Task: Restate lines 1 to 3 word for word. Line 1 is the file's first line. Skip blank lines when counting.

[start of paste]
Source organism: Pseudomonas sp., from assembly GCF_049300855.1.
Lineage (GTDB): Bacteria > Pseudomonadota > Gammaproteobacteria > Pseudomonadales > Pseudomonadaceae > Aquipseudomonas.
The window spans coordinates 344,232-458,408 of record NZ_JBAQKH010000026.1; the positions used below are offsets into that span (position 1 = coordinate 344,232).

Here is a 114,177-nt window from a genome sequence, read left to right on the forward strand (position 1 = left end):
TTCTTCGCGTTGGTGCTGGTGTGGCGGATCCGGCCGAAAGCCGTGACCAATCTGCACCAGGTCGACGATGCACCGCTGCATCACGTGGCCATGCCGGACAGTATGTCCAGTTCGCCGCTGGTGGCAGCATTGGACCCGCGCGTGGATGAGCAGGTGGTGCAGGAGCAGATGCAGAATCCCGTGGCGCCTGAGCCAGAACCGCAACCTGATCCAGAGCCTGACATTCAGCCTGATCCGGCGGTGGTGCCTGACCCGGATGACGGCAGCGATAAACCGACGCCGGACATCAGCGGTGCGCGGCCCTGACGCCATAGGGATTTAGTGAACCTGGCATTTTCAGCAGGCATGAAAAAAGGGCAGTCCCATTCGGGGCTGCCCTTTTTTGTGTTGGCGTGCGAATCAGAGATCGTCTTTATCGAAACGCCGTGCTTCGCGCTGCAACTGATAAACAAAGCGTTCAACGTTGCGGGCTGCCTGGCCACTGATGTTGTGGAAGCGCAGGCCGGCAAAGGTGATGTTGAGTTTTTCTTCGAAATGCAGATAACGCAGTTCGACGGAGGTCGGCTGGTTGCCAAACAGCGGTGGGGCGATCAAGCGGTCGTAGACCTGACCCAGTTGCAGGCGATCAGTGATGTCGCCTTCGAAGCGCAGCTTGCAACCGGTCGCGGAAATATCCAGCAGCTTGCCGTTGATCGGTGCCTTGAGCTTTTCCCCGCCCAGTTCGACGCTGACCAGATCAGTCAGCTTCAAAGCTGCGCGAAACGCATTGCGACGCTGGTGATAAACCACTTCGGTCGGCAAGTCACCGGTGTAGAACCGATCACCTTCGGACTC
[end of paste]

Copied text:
Source organism: Pseudomonas sp., from assembly GCF_049300855.1.
Lineage (GTDB): Bacteria > Pseudomonadota > Gammaproteobacteria > Pseudomonadales > Pseudomonadaceae > Aquipseudomonas.
The window spans coordinates 344,232-458,408 of record NZ_JBAQKH010000026.1; the positions used below are offsets into that span (position 1 = coordinate 344,232).